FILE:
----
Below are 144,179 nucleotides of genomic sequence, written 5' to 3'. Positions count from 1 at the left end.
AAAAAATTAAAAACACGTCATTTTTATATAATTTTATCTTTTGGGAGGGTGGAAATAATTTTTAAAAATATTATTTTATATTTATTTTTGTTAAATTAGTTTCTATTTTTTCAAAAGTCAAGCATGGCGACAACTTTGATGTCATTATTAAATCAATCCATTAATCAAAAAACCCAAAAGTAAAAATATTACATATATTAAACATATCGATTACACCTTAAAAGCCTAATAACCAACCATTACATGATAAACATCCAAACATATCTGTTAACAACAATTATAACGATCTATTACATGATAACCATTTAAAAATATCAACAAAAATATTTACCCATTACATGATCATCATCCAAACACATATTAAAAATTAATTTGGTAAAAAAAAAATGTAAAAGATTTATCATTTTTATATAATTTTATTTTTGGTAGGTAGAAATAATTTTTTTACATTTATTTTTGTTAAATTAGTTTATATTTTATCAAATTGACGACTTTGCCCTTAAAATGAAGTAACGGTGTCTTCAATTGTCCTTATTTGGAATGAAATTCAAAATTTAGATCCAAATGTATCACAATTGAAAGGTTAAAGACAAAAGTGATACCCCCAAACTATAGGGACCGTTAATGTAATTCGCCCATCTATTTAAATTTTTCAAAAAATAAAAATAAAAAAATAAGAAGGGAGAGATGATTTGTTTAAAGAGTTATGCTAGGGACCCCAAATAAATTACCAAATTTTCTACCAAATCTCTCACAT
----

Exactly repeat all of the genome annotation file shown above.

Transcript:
Below are 144,179 nucleotides of genomic sequence, written 5' to 3'. Positions count from 1 at the left end.
AAAAAATTAAAAACACGTCATTTTTATATAATTTTATCTTTTGGGAGGGTGGAAATAATTTTTAAAAATATTATTTTATATTTATTTTTGTTAAATTAGTTTCTATTTTTTCAAAAGTCAAGCATGGCGACAACTTTGATGTCATTATTAAATCAATCCATTAATCAAAAAACCCAAAAGTAAAAATATTACATATATTAAACATATCGATTACACCTTAAAAGCCTAATAACCAACCATTACATGATAAACATCCAAACATATCTGTTAACAACAATTATAACGATCTATTACATGATAACCATTTAAAAATATCAACAAAAATATTTACCCATTACATGATCATCATCCAAACACATATTAAAAATTAATTTGGTAAAAAAAAAATGTAAAAGATTTATCATTTTTATATAATTTTATTTTTGGTAGGTAGAAATAATTTTTTTACATTTATTTTTGTTAAATTAGTTTATATTTTATCAAATTGACGACTTTGCCCTTAAAATGAAGTAACGGTGTCTTCAATTGTCCTTATTTGGAATGAAATTCAAAATTTAGATCCAAATGTATCACAATTGAAAGGTTAAAGACAAAAGTGATACCCCCAAACTATAGGGACCGTTAATGTAATTCGCCCATCTATTTAAATTTTTCAAAAAATAAAAATAAAAAAATAAGAAGGGAGAGATGATTTGTTTAAAGAGTTATGCTAGGGACCCCAAATAAATTACCAAATTTTCTACCAAATCTCTCACAT